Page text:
Do you find yourself talking to your friends about how you used to be a runner? You may have run 5k’s, Half Marathons, and even a full 26.2, but now you haven’t run in years because you know when you do, you are going to experience urinary leakage somewhere along the way? You are not alone. One in every 3 women experience this problem, which Physical Therapists call stress incontinence.
Stress Incontinence is a condition where a person experiences involuntary expulsion of urine when pressure within the abdomen increases suddenly, as in coughing, sneezing, jumping, or running. Stress Incontinence is not related to psychological stress, but it can add a significant amount of stress to our lives. It can be so embarrassing it becomes debilitating. It can keep us from wanting to move, much less exercise, compounding the problem. When we become less active we lose our previous fitness level, we get depressed, eat more, and gain weight, making harder to do the things we want to do. It’s a vicious cycle, and it happens to So. Many. Women.
Unfortunately, due to the frequency of its occurrence, stress incontinence is joked about amongst friends and accepted as a normal occurrence of aging and post-partum bodily changes. But just because it’s common doesn’t mean it’s normal, and it doesn’t have to continue to be a part of your life.
The answer is simple. Exercise. Knowing which exercises and how to do them without increasing the problem can be more difficult. That is where physical therapy comes into play. Just as with any other muscular injury/dysfunction, physical therapy may help you regain control of the muscles being affected by stress incontinence: your pelvic floor.
Your pelvic floor is a network of muscles that SHOULD act like a taut trampoline, holding your abdominal organs up inside and resisting increases in abdominal pressure even when coughing, sneezing, jumping, or running. When this network of muscles loses its tone, (due to 9 months of continuously building pressure or any other cause) it descends and can start to act more like a hammock. When muscles are too lax they aren’t as strong and don’t contract as well.
What would I do in physical therapy to help with urinary leakage problems?
- Exercises for postural correction that put your pelvis and therefore, the muscular network that is your pelvic floor, in a better position for functional strengthening
- Learn how to complete core strengthening/stability exercises without increasing intra- abdominal pressure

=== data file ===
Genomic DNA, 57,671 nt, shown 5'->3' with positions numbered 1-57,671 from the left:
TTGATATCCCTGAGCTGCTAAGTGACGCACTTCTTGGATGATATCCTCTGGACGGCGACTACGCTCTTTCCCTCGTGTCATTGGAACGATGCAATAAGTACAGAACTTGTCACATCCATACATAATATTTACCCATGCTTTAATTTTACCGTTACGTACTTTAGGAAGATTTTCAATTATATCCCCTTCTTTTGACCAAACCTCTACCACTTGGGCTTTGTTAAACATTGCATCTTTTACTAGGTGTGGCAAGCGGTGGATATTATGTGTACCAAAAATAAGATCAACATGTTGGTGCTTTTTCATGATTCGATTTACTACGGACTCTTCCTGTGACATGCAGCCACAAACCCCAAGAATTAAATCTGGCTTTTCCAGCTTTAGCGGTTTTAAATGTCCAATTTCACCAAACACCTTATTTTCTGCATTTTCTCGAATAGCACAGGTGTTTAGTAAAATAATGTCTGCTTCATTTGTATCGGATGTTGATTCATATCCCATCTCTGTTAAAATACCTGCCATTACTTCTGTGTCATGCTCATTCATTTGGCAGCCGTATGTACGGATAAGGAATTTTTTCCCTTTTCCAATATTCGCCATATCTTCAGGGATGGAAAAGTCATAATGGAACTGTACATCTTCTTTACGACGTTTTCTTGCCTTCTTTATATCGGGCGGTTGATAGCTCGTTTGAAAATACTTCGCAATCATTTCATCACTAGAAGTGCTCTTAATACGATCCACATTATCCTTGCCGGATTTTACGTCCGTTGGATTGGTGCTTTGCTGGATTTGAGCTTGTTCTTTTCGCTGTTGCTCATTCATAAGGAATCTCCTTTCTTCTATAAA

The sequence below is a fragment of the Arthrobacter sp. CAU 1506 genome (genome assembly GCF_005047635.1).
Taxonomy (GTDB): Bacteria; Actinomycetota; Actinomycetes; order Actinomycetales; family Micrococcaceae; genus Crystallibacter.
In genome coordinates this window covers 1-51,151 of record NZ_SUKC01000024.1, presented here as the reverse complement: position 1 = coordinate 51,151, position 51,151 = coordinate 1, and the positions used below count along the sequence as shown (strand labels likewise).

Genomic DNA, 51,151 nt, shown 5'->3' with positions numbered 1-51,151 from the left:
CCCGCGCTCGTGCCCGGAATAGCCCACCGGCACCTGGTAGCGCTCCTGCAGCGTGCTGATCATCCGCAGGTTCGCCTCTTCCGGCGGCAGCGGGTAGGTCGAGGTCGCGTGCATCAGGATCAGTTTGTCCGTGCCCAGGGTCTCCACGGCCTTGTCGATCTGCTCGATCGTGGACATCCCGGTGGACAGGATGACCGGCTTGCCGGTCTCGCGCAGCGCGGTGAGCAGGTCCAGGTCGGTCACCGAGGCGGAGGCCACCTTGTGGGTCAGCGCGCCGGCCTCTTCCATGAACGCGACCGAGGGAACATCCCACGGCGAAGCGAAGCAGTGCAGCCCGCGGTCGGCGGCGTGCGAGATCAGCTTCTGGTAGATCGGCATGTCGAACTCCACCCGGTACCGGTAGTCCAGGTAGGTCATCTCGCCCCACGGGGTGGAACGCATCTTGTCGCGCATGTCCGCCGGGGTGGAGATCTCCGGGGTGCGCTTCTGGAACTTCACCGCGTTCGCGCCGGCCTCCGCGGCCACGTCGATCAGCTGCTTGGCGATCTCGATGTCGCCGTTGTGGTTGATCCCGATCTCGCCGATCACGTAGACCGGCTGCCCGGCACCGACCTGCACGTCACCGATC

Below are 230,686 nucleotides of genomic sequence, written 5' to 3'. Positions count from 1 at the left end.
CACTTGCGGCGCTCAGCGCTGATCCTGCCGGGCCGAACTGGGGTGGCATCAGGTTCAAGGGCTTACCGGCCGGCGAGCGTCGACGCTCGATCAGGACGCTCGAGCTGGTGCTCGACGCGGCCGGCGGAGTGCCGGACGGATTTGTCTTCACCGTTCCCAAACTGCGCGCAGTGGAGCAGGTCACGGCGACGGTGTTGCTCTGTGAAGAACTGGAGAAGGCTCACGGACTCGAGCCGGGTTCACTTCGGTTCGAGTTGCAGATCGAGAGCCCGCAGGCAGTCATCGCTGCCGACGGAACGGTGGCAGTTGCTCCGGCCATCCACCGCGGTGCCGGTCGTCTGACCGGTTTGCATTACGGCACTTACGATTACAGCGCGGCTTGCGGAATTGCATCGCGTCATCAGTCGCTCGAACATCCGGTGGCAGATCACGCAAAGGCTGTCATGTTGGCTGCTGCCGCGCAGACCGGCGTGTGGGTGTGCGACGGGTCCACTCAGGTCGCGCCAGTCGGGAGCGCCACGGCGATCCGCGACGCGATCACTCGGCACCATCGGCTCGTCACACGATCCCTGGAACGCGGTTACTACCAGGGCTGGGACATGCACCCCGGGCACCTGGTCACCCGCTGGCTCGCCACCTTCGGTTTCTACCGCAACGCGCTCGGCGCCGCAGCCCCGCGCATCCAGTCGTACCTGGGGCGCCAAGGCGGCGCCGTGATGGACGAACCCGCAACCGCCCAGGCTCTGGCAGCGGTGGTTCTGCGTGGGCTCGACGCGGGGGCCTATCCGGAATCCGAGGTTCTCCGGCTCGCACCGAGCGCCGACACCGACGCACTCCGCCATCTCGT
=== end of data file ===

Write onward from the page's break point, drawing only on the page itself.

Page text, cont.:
- Learn specific types of breath work and the connection between the diaphragm and pelvic floor
- Learn how to control intra-abdominal pressure whenever possible
- Learn how to properly complete a Kegel using the right musculature, and how to progress incorporating them while engaging in functional activities
- Create lifestyle changes to decrease frequency/urge for urination; for instance, nutritional changes and scheduled voiding times
- Learn voiding positions that decrease intra-abdominal pressure to avoid worsening of symptoms
It takes one bold move. You have to start talking about your symptoms of stress incontinence outside of your social circle. Talk about it with someone who can help. There are many different resources. While your primary care physician, OBGYN, or urologist, may have suggestions for how they can help with this issue, they may not be aware of physical therapy as an option. Physical therapy is less invasive than many medical treatments available, and it makes sense to start with the simplest, least invasive method to get you back on track.
You were a runner … You can be that runner again. Let us help you get there. At Sarasota Orthopedic Associates our commitment is to get you back on your feet, back to work, back in the game and back to life. With four locations and same day appointments when necessary, our team of physical therapists and orthopedic physicians treat people of all ages. Learn more about us at www.SOA.md or give us a call at 941-951-2663. Appointments may also be made on our website.
Source: Jennifer Clarkson, DPT, L/CNMT is a Doctor of Physical Therapy at Sarasota Orthopedic Associates, as well as a Licensed Massage Therapist with certifications in Neuromuscular Therapy and Integrated Pregnancy Massage.